|Santa's reindeer - Lt. Brode and Chad Carter|
from Firestone Park Fire House #13
SNOW MEANS COMFORT FOODS
I wasn't really anticipating snow this early in the season, but it is always a good excuse to hang around the house in my jammies and make a late breakfast after lounging in bed a little later than normal.
Sunday I took that opportunity to make one of my favorite breakfast meals, Potato Hash and Eggs. I rescued a sweet potato and a small white potato from the pantry, the remains of a rasher of bacon from the fridge and a couple of my wonderful organic, free-range chicken eggs and whipped up my meal.
Hash is defined by the Food Lovers Companion (more on this wonderful resource later) as "a dish of finely chopped meat (roast beef and corned beef are the most common), potatoes and seasonings, usually fried together until lightly browned. Other chopped vegetables, such as green pepper, celery and onion, can also be added. Hash is sometimes served with gravy or sauce."
Generally, I save my morning hash making for times that I have leftover corned beef to make a true hash, but today the only meat left unfrozen was the bacon lounging around the meat drawer. A quick self evaluation determined that I was just too lazy to chop up the bacon, so it was fried whole and served alongside the potatoes. Technically at this point I was only making fried potatoes with eggs, but since food police aren't trudging through the snow to my door today, I'll just call it hash. This makes a quick and simple meal for one and can easily be multiplied to feed as many people as will wander to your table.
1 small to medium potato per person
2 tsp. vegetable or olive oil or bacon drippings
1/4 cup finely chopped cooked meat (beef roast, turkey, corned beef, sausage or chicken)
salt and pepper to taste
Start by dicing your potatoes in a small dice (1/2 inch) so they will cook fairly quickly. Heat a small heavy bottom non-stick skillet to medium-high heat. Add oil or drippings to the pan and heat. Add potato and onion and stir to coat with the oil. Cover with a tight-fitting lid, turn the heat to medium and let cook for 5-7 minutes to cook the potatoes, stirring occasionally, until tender. Remove the lid and continue to cook until you get a nice brown crust on the potatoes.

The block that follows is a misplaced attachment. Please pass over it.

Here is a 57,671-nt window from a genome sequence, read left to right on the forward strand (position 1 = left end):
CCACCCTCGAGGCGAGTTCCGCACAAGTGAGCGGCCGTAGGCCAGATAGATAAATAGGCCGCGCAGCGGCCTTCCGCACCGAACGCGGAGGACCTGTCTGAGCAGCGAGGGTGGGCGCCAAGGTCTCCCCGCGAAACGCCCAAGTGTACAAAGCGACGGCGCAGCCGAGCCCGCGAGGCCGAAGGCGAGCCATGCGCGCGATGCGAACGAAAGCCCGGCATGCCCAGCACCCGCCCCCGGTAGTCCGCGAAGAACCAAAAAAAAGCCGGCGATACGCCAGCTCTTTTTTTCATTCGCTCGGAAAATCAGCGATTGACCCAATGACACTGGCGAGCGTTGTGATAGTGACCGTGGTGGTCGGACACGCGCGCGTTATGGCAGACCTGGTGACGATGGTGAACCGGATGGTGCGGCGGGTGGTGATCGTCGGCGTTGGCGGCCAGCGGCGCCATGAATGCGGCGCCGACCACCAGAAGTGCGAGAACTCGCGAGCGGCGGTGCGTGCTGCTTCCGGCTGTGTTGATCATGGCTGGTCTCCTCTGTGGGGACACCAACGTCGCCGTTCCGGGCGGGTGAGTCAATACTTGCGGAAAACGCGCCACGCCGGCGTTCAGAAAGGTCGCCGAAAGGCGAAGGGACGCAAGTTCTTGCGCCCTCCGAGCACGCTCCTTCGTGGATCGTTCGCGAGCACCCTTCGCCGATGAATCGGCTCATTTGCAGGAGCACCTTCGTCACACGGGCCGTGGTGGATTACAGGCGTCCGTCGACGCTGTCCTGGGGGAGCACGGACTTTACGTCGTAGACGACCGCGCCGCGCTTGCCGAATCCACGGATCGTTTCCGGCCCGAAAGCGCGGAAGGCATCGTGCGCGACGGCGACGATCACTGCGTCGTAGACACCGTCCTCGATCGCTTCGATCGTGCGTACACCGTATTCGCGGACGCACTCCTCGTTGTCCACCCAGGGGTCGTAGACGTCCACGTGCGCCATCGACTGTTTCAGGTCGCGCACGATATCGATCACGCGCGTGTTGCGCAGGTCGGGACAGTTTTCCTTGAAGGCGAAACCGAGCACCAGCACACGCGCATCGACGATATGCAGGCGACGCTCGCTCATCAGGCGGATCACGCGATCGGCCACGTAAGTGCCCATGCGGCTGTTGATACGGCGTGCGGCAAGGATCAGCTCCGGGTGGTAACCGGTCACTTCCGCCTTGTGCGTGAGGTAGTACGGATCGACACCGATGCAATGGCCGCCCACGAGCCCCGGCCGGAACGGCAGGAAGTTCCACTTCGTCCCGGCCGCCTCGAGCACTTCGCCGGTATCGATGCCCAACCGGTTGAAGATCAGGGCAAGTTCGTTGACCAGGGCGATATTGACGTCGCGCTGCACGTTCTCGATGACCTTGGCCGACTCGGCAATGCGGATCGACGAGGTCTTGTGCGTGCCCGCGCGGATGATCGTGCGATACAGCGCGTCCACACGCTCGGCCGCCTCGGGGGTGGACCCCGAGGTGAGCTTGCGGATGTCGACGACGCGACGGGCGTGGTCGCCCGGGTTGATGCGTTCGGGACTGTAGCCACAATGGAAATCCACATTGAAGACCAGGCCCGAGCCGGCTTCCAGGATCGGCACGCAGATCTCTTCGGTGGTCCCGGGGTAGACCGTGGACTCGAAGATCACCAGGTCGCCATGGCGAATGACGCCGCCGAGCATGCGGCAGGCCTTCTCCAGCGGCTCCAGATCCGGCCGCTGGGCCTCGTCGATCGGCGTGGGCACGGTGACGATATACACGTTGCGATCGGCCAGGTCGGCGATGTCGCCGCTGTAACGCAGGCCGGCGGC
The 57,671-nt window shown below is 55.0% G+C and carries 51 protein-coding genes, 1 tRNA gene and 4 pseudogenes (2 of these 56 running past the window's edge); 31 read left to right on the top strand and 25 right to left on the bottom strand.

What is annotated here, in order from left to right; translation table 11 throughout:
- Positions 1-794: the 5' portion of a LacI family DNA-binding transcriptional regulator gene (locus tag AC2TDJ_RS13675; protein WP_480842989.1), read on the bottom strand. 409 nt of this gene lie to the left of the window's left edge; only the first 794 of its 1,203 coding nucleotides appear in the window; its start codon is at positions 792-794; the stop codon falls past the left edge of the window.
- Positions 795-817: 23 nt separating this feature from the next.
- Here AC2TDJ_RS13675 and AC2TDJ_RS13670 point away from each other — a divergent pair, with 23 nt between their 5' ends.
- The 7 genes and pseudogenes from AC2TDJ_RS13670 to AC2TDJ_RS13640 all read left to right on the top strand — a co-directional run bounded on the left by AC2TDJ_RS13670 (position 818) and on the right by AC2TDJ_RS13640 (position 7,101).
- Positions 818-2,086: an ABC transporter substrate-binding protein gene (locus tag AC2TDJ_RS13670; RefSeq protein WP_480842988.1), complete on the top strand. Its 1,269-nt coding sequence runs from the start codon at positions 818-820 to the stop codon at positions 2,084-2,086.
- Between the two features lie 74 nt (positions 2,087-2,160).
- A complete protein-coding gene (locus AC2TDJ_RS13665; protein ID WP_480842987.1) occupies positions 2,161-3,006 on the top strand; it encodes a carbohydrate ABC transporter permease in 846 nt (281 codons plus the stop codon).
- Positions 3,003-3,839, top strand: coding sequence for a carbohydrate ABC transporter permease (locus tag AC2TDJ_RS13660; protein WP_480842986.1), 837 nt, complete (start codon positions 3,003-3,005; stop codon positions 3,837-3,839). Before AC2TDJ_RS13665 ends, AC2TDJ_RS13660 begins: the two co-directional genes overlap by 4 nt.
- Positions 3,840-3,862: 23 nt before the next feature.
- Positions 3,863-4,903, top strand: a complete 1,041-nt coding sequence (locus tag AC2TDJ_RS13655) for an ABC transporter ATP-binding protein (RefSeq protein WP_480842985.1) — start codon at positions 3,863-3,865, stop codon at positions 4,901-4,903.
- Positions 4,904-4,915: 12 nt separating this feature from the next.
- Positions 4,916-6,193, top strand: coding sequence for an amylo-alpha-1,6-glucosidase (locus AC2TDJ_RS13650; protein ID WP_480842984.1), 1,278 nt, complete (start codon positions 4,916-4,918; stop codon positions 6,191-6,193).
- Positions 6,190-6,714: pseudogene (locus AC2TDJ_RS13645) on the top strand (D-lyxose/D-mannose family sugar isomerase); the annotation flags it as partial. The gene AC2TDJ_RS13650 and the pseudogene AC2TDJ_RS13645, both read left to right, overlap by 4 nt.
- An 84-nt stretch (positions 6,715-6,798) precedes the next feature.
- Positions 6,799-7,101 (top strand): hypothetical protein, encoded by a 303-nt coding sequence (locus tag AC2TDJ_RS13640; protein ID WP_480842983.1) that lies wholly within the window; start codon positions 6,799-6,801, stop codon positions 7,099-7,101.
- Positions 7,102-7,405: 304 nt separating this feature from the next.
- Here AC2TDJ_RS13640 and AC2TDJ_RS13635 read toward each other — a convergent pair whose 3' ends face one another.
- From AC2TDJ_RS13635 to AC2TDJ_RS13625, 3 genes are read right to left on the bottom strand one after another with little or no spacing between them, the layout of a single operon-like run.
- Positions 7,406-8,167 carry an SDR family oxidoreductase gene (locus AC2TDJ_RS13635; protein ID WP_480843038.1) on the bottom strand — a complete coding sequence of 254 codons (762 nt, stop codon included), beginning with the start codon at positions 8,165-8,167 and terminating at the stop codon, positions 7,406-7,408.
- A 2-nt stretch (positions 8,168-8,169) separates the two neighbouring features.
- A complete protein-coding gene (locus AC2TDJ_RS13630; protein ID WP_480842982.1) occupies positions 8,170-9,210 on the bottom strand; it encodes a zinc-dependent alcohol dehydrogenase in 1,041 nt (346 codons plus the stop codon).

Serve on a warmed plate and top with a fried egg done to your preference.
Hash is a perfect opportunity to play with seasonings depending upon your mood. Add a mild italian pepper, some chopped garlic and sausage for an Italian flare. Change out with a chipotle pepper, chorizo and add some cheese on top to go Mexican. Add a bit of chopped spinach or greens to include some extra nutrition and we're bordering on healthy eating. Experiment until you find your favorites. Potatoes are basically a blank canvas that lend themselves to whatever mood you're in. Today I used a sweet potato that added a nice sweetness to the white potato. I could easily have gone all out and included a pinch of cinnamon or nutmeg and a bit of sugar make this a little different.
Overall, this is basically a really simple soul-soothing meal. Give it a try and see what you can come up with.
The meat is prepared in a simple white gravy or sauce much as you'd prepare for making macaroni and cheese. A roux of flour and butter thickens some milk and you have made a perfect white gravy. The Shingle part of this meal is generally a slice of bread or toast, so basically all we have here is some good hot meat served on toast, a version of my other simple meal for one using sliced turkey or deli beef and meat gravy served over toast. Find those recipes here.
|Make sure you rinse this really well.|
Today most people may be familiar with this meat for it's appearance in appetizers like a cheese ball or beef rolled around cream cheese - all excellent dishes. You can find recipes for all these and learn more about this product at the Armour web site.
1 Tbls butter
1 Tbls flour
1/2 cup milk
pinch of cayenne pepper
pinch of fresh ground black pepper
1 tsp. Worcestershire sauce